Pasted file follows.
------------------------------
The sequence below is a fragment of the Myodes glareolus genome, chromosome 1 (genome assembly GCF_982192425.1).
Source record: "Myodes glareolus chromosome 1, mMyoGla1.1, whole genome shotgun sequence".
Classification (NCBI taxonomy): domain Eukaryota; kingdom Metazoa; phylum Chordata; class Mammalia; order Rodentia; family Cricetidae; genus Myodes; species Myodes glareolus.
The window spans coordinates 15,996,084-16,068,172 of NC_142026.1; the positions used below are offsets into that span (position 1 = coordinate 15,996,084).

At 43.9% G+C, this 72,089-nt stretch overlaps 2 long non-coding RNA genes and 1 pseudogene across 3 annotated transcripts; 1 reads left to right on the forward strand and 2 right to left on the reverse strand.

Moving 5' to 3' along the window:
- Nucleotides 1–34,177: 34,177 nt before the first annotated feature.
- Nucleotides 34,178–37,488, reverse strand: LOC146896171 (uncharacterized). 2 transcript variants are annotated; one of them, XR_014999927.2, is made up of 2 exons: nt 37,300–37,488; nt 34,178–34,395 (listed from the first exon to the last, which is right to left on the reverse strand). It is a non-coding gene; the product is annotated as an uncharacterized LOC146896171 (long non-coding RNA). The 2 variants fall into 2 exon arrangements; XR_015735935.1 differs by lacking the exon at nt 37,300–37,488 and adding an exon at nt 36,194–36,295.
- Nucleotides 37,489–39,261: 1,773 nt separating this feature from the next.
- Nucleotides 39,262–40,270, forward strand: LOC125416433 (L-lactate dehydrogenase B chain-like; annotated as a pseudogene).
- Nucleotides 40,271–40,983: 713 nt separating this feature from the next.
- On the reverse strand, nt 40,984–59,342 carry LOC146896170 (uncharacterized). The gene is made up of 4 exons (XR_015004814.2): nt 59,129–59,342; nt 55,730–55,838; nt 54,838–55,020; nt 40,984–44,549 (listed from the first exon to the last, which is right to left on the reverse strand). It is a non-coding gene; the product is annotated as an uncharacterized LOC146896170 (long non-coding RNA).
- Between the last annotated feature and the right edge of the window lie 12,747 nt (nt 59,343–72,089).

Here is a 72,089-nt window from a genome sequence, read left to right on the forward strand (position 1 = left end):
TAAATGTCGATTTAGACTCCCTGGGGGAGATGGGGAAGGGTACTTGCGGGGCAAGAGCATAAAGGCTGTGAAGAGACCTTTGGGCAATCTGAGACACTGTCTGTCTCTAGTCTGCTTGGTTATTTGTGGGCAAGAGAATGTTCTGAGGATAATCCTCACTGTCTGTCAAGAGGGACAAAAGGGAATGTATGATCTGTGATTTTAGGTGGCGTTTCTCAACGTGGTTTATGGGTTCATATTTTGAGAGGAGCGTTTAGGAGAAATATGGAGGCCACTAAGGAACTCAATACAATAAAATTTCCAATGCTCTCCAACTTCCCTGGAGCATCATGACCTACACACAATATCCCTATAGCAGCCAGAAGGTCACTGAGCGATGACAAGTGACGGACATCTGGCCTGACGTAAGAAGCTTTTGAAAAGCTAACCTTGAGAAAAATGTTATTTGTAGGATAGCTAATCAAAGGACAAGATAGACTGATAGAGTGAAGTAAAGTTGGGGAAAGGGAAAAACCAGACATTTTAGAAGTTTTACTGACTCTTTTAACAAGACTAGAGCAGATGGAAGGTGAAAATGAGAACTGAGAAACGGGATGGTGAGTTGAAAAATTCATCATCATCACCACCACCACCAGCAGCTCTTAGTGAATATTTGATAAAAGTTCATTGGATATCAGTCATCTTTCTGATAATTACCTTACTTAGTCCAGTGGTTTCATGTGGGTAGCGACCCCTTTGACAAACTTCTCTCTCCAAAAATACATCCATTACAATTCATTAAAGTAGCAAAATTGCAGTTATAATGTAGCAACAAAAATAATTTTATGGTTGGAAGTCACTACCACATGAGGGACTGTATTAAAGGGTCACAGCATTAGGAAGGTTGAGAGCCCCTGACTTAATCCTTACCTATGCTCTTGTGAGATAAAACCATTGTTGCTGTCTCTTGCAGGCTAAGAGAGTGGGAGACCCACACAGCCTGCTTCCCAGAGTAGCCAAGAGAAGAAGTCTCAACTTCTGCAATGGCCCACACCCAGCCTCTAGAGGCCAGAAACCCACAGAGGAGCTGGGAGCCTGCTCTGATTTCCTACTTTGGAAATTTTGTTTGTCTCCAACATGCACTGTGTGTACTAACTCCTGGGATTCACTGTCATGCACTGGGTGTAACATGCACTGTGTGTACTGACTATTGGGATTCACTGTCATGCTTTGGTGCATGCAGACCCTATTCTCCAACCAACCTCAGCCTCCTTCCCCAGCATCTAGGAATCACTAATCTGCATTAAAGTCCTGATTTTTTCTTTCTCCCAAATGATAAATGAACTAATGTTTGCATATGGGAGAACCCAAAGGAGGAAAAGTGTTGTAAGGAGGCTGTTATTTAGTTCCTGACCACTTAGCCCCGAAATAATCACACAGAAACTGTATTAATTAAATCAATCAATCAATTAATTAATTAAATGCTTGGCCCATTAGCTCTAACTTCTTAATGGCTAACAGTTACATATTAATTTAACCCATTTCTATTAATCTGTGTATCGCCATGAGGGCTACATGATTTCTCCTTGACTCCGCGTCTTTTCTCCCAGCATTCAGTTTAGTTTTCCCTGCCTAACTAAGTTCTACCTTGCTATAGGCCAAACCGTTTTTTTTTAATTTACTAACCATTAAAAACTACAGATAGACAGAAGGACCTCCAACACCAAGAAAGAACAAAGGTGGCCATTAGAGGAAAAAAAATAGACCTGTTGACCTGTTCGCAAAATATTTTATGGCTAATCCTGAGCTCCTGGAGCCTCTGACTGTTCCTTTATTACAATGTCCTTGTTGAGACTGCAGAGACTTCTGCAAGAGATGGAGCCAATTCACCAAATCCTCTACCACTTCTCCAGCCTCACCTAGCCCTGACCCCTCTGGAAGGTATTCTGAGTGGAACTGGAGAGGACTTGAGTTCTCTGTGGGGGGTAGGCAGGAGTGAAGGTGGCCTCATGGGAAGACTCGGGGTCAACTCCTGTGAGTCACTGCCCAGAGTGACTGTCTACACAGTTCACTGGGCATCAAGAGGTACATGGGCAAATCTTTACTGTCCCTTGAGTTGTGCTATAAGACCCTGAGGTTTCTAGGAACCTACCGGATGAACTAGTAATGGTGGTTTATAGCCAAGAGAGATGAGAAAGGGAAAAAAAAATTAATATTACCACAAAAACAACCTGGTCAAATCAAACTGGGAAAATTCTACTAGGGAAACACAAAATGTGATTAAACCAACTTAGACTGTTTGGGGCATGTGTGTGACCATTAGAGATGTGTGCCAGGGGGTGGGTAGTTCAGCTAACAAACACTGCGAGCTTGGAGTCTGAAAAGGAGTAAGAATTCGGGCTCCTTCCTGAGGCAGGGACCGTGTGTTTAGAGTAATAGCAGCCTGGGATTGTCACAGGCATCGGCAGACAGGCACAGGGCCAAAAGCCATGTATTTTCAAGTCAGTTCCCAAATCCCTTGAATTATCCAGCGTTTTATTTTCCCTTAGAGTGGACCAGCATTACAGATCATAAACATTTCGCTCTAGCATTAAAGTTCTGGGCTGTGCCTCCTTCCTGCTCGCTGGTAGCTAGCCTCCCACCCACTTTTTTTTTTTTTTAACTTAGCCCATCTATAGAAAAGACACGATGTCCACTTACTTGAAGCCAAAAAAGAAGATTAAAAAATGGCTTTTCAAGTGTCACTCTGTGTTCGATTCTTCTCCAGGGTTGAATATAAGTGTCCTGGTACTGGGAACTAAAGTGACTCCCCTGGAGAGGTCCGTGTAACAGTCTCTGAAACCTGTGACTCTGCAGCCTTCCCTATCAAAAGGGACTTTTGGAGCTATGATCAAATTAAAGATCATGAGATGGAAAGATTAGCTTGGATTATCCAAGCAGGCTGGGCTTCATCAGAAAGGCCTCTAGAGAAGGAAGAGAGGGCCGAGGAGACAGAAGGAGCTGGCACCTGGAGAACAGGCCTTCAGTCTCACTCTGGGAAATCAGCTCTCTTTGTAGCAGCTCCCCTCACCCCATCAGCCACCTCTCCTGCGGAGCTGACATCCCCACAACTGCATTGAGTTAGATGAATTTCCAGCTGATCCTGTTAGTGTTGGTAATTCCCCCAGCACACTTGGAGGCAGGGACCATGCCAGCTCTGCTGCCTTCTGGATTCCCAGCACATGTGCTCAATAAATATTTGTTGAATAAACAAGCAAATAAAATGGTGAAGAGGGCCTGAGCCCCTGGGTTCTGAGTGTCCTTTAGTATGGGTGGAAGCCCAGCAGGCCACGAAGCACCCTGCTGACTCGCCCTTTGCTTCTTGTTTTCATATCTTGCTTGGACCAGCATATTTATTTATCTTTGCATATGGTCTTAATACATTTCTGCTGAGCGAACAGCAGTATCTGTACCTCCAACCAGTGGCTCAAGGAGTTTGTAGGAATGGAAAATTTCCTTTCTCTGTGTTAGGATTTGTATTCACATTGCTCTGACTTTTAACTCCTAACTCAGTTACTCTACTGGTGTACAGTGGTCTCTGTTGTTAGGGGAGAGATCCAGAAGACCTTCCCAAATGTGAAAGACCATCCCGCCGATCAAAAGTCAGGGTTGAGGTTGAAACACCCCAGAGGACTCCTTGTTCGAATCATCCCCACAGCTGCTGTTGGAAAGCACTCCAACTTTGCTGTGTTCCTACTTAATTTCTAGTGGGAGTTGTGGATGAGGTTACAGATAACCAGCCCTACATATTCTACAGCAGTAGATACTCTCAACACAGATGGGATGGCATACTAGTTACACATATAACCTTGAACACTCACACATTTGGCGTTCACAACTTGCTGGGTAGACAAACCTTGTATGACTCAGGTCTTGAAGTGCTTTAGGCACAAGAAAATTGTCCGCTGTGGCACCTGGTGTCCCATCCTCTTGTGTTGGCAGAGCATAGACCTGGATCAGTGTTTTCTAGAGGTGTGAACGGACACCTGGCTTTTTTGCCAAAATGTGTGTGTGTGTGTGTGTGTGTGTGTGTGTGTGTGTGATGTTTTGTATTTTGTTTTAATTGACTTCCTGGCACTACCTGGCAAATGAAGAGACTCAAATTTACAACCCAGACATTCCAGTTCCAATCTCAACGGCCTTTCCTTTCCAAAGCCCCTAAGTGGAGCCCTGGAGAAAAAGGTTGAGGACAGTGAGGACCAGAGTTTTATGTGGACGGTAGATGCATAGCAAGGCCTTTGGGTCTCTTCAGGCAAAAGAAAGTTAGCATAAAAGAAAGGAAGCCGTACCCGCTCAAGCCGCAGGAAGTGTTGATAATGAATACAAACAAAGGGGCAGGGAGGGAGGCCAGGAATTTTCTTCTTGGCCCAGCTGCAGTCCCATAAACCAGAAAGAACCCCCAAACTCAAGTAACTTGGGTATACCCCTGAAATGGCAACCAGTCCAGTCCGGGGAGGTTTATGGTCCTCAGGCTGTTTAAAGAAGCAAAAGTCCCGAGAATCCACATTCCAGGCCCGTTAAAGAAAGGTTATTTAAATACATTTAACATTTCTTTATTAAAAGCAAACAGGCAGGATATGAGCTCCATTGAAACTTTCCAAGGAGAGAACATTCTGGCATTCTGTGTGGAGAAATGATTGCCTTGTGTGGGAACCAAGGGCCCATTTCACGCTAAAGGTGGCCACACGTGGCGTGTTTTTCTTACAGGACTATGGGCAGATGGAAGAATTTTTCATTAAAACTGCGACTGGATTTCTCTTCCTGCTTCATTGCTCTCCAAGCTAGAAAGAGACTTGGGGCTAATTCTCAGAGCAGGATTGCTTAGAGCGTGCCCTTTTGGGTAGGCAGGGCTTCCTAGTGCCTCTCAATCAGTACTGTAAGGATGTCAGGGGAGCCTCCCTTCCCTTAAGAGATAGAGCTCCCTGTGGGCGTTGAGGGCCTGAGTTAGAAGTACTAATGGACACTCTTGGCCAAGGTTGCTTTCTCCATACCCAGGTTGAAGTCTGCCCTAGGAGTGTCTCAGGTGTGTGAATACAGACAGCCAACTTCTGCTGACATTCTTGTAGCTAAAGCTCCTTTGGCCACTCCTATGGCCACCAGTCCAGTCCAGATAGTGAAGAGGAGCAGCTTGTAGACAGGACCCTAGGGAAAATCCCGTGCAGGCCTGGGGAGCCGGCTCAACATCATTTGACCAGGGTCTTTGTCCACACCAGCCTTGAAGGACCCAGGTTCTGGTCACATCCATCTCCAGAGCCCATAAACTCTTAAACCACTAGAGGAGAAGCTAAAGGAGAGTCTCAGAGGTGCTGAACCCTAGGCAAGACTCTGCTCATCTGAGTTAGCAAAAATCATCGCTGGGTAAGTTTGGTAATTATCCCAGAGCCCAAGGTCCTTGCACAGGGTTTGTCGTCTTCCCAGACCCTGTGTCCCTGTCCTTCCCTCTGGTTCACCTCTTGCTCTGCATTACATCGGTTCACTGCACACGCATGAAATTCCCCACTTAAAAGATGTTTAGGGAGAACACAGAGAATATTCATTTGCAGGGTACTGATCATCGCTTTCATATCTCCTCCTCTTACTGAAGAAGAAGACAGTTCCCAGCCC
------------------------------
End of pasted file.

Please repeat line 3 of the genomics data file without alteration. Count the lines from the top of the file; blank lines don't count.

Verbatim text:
Classification (NCBI taxonomy): domain Eukaryota; kingdom Metazoa; phylum Chordata; class Mammalia; order Rodentia; family Cricetidae; genus Myodes; species Myodes glareolus.